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It wasn’t until fairly recently that I became aware of the fact that the U.S. Army is the only branch of our military not to have a national museum. This will all change when the National Museum of the Army opens on 80 acres at Fort Belvoir in a building projected to be 185,000 square feet. The official groundbreaking takes place today, and the museum is slated to open in 2018.

The galleries will display choice selections from the more than 15,000 pieces of art and 30,000 other objects in the collection. Until the opening in 2018, the collection sits at its temporary home at the Museum Support Center.


I’ve been to a lot of museums and I’ve seen many of their collection storage areas. Some can barely be called storage areas – such as the one that had objects stuffed into a small half-bath that was no longer in use. Others are truly state-of-the-art and do a wonderful job of safely and securely housing the countless priceless artifacts in the collection.

The Army’s Museum Support Center at Fort Belvoir in Virginia certainly falls in the latter of the two categories.

I recently had the opportunity to take a tour of the facility and couldn’t help but feel overwhelmed at the magnitude of history in the building.

The warehouse is nondescript enough from the outside, but the inside is straight out of the Indiana Jones scene when they store the Ark of the Covenant. (I can’t take credit for that analogy, but I can’t think of a better way to describe it.) Hidden inside a cavernous warehouse is a series of smaller rooms that lend themselves to every specialty you can think of from photography and conservation to long-term storage.


The bland white and gray colors on the walls and floors give way to a very colorful narrative of the Army from its inception to present day. They’ve got so much artwork that it hangs on floor-to-ceiling collapsible storage racks that can be rolled out to access the pieces you need. In addition to original paintings of notable historic figures, they’ve also got three original Norman Rockwell paintings from World War II.


General U. S. Grant’s kepi from the Civil War? Check.

Powder horns from the American Revolution? Check.

M1913 Cavalry Saber (designed by Patton), serial number 1? Check.


More firepower (handheld and otherwise) than you can shake a stick at? Check.


General John Pershing’s 1918 staff car? Check.


I think you get the idea. The collection is massive and the curators will have no difficulty in filling up the galleries with priceless objects.

When I left after my visit, I’ve never been more proud of the U.S. Army and excited to see them finally get their own museum. If you want to learn more about the museum’s mission, its collection, or even how you can help them reach their goal by 2018, visit

Logan Metesh is a firearms historian and consultant who runs High Caliber History LLC. Click here for a free 3-page download with tips about caring for your antique and collectible firearms.

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  1. Very awesome. Even these few photos leaves you a little dumbstruck at the sheer history involved in the US Army.

  2. Almost every major Army base I’ve ever been to has some sort of museum or visitor center with cool stuff and displays. Being a self confessed Army nerd I always went and checked them out. I’ll definitely have to check this one out when it opens.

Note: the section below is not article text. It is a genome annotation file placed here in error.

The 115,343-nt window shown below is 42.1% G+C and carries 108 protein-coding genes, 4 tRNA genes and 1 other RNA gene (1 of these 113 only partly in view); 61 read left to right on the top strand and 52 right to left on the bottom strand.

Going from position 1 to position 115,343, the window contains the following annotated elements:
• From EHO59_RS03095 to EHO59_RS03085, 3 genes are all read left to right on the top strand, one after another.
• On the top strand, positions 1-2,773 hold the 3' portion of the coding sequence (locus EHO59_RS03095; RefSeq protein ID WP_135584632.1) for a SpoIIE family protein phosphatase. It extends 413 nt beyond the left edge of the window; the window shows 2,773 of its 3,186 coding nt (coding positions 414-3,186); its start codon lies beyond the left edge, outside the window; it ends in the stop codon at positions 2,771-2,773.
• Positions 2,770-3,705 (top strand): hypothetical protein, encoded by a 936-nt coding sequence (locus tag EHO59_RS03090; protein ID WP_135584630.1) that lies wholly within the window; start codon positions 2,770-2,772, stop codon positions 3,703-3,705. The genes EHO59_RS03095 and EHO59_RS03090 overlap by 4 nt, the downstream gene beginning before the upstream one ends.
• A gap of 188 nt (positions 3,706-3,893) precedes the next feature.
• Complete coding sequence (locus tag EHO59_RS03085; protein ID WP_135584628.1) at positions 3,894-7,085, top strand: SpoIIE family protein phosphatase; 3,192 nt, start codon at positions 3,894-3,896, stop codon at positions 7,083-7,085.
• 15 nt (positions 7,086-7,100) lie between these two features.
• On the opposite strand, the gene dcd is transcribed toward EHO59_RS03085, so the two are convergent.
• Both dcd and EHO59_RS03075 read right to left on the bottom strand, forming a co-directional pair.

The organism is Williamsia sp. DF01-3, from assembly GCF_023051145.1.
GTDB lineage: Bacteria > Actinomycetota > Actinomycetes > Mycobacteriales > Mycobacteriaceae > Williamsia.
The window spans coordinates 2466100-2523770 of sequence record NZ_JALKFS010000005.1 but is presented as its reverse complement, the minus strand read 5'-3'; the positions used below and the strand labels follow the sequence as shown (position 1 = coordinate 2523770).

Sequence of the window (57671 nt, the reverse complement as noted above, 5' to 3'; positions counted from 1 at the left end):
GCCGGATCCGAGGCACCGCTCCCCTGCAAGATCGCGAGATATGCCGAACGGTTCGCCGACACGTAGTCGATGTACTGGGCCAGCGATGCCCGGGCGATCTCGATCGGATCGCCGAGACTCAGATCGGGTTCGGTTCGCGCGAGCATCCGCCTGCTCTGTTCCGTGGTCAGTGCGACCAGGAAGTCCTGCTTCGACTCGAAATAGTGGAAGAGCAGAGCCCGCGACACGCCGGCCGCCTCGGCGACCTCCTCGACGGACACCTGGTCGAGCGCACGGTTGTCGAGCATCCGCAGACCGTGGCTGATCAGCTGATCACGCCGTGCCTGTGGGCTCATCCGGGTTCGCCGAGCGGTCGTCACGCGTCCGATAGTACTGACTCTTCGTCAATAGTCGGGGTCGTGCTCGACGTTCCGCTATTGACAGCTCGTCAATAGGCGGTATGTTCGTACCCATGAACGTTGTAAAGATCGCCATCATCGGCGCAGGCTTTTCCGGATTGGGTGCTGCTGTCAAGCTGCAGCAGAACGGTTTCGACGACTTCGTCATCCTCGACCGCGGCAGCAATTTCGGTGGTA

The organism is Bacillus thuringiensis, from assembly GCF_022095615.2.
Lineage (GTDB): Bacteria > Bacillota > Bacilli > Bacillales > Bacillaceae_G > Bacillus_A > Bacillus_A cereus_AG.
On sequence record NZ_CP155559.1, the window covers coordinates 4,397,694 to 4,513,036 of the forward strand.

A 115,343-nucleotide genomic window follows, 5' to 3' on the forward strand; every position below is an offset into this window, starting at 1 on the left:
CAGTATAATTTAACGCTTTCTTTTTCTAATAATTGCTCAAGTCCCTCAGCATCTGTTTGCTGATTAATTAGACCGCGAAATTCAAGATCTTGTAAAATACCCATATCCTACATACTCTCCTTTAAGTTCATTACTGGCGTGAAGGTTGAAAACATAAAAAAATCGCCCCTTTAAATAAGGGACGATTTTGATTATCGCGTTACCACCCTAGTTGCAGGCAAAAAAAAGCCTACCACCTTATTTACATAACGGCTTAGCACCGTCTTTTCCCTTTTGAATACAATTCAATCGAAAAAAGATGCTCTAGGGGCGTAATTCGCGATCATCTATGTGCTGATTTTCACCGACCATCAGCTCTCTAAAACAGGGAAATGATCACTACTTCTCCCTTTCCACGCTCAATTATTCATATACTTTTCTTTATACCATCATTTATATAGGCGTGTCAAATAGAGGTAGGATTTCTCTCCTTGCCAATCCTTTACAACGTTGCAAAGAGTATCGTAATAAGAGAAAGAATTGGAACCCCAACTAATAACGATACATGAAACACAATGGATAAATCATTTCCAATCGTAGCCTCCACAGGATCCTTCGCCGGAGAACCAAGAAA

3. The National Infantry Museum in Columbus, GA is the top free military museum in the country. Those that are military history buffs should definitely check it out. I was expecting mediocre but it was amazing. They even have a couple of combat demos where you get to shoot some trainer guns at either targets or out of a vehicle at enemies. Well worth the visit and small donation to get in and see all the exhibits.

    • The old one on main post felt like an antique store almost it was so crowded and dark. The newer one they built i think in 07 or 08? was simply awesome.

  4. I always thought the museum at West Point Military Academy was the Army museum. Apparently not.
    Anyway the museum at West Point is well worth a visit.

    “The mission of the West Point Museum is to collect, preserve, exhibit and interpret historically significant artifacts and stimulate interest in the United States Military Academy at West Point, the United States Army and the Profession of Arms. The West Point Museum also supplements academic, cultural and military instruction and provides educational programs and services for Cadets, the military and civilian personnel.

    Our museum offers a taste of the over 60,000 Army historical artifacts that inspire and educate the U.S. Corps of Cadets on a daily basis. The holdings of the West Point Museum are displayed not only within the Museum’s walls at Pershing Center, but throughout the United States Military Academy at West Point’s buildings and grounds.”

    From Trip Advisor:
    “Military History as it should be displayed”
    5 of 5 stars Reviewed 4 weeks ago

    “I’ve been visiting the West Point Museum since I was a kid. Their collection of artifacts from all US wars, and even ancient and European ones, is beyond belief. Even if you have no interest in anything military this place invites you to see how our military, especially USMA cadets, have shaped our world. Allow about 2-3 hours to really see all the exhibits.”

  5. For those of you who just like museums, if you are in Denver, I highly recommend the Forney transportation museum. It’s $9 to get in (last time I checked), but well worth it.
    This makes two must-see museums in Virginia for me- the other one being Colonial Williamsburg. Now, to talk the wife into it.

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